Barbara Santucci, Author, Andrea Shine, Illustrator , illus. by Andrea Shine. Eerdmans $16 (32p) ISBN 978-0-8028-5182-6

Santucci makes her picture book debut with a delicate story about a girl and her father, who are spending their first summer at the lake without the girl's mother. As they watch a pair of loons on the water, the child asks her father, "You told me loons stay together for life.... Why can't you and Mom?" Her father responds, "Things change [but] some parts will be the same." Yet the differences—and her mother's absence—loom large: the youngster makes a flower necklace by herself, placing it over her head like her mother "always did"; and when Rainie and her father eat blueberries right off the bushes rather than bring them home so that her mother could make jam, the girl concedes, "They still taste sweet." Rainie narrates, but while Santucci's language is graceful, it occasionally veers from a childlike sensibility ("I sit on the greening grass"; the loons fly "with their necks stretched south"), and Rainie's emotional growth feels somewhat forced. A subtle, inventive meshing of watercolors and cut-paper, Shine's (The Summer My Father Was Ten) textured art captures the child's emotional swings and her bond with her father, as well as the serenity of the lakeside setting. Especially impressive is the illustrator's use of light and color to create fittingly changing skyscapes. Ages 5-up. (May)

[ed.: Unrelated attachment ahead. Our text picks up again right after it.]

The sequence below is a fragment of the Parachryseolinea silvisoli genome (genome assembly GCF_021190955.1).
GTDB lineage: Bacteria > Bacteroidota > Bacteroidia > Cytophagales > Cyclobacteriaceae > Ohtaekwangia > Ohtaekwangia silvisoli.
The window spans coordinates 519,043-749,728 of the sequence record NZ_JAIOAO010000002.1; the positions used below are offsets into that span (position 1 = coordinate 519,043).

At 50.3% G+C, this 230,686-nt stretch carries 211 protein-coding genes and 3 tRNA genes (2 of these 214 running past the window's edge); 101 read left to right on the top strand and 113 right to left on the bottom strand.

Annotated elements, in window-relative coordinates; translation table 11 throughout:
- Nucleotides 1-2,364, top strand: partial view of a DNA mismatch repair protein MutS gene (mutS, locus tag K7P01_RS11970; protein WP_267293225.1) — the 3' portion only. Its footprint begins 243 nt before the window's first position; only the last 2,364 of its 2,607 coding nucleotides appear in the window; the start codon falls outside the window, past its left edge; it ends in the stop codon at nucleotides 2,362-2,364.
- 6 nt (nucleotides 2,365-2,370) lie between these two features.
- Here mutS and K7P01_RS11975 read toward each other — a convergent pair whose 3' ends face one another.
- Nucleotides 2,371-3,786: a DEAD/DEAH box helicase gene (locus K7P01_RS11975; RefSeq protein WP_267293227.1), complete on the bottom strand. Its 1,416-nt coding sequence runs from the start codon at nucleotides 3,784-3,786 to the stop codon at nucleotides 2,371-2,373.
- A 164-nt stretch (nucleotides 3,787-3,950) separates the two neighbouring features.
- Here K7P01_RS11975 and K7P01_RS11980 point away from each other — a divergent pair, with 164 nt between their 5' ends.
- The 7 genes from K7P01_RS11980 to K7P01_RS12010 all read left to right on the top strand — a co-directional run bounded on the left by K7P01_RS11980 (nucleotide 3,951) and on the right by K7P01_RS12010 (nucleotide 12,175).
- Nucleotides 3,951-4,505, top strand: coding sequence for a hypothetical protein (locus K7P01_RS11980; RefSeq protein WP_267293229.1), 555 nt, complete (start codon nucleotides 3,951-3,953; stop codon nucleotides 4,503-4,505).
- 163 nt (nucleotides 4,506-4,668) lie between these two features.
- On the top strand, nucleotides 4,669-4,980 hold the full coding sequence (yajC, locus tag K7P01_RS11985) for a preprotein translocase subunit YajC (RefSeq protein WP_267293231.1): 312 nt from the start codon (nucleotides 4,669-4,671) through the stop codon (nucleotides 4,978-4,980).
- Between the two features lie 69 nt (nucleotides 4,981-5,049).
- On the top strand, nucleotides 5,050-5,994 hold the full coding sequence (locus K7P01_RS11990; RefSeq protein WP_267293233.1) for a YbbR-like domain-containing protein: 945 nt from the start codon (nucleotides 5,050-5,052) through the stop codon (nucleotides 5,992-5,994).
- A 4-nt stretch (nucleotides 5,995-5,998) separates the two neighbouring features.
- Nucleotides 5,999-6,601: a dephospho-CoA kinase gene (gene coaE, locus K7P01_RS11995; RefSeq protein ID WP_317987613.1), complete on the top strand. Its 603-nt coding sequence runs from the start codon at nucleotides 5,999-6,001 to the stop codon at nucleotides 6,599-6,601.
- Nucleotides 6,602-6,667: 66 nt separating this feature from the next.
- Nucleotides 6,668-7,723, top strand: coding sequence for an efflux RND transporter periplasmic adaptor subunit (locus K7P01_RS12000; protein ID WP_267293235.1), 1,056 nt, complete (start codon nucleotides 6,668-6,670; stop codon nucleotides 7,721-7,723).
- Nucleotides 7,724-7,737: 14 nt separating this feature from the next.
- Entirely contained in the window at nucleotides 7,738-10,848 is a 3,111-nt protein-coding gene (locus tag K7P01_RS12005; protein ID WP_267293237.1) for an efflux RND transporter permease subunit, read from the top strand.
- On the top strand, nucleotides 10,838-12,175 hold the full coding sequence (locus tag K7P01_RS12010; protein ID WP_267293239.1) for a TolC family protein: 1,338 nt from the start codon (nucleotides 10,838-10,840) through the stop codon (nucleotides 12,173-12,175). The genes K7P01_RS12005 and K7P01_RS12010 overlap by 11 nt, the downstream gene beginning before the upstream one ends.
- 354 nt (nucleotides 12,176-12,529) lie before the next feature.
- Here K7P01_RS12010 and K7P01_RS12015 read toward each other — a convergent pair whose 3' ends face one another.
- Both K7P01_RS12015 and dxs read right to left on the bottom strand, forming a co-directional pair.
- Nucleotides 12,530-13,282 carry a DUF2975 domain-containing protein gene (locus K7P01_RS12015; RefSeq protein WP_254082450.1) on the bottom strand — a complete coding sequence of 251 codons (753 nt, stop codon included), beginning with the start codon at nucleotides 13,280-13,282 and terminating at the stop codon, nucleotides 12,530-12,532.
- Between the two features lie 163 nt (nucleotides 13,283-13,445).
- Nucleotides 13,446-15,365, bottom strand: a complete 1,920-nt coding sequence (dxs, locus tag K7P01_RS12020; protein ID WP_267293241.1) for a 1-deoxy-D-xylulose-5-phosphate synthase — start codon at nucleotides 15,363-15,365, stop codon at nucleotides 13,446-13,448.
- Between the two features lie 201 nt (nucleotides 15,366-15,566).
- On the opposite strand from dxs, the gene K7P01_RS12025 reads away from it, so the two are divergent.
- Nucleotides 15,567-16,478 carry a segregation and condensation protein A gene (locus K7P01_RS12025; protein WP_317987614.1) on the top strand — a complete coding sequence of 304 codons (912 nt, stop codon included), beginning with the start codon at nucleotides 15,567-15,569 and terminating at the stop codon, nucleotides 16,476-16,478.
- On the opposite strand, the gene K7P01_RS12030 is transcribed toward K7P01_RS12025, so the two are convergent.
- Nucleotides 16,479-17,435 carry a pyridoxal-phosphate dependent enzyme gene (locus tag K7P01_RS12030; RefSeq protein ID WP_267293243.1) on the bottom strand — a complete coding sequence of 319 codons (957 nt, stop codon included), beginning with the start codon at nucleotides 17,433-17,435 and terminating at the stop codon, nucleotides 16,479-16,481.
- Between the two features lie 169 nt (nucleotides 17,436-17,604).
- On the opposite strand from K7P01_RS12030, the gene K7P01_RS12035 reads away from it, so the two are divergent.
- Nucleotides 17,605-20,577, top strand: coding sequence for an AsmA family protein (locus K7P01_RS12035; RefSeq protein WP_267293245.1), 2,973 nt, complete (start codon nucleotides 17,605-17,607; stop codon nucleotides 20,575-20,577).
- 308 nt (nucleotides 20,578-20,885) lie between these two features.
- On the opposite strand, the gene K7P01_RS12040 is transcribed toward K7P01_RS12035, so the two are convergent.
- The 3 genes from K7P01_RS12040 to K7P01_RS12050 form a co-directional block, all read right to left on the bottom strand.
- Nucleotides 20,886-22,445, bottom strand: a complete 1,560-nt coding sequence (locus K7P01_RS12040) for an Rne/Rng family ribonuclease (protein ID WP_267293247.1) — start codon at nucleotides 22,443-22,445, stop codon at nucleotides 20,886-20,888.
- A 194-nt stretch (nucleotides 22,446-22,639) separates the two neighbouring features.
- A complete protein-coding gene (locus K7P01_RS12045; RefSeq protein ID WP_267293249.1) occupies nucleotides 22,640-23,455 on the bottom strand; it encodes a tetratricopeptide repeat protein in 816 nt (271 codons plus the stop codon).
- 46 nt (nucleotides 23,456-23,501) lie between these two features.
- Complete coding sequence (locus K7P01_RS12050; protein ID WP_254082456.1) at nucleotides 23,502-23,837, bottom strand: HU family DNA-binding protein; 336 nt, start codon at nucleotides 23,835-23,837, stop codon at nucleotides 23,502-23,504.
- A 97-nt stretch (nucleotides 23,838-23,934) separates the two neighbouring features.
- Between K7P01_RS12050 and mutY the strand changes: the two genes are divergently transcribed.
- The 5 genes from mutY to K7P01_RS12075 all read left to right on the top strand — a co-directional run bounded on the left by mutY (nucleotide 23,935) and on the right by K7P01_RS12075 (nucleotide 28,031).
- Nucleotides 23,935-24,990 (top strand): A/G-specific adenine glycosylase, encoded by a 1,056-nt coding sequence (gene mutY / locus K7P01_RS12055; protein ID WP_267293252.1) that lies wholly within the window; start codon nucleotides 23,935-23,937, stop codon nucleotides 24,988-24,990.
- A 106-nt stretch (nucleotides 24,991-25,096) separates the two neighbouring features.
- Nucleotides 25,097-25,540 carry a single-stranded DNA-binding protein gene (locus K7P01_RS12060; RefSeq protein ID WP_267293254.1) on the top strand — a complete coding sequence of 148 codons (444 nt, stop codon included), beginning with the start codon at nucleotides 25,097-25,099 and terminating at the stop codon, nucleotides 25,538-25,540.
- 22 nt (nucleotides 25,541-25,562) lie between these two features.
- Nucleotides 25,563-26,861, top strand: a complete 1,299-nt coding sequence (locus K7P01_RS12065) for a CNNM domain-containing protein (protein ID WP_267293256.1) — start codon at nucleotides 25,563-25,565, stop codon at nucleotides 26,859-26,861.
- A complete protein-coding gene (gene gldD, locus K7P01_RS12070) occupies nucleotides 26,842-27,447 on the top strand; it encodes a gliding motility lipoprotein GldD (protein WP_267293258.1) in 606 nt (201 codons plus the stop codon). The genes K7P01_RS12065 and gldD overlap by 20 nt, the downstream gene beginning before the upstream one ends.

Reviewed on: 05/28/2001
Release date: 04/01/2005
Paperback - 32 pages - 978-0-8028-5389-9
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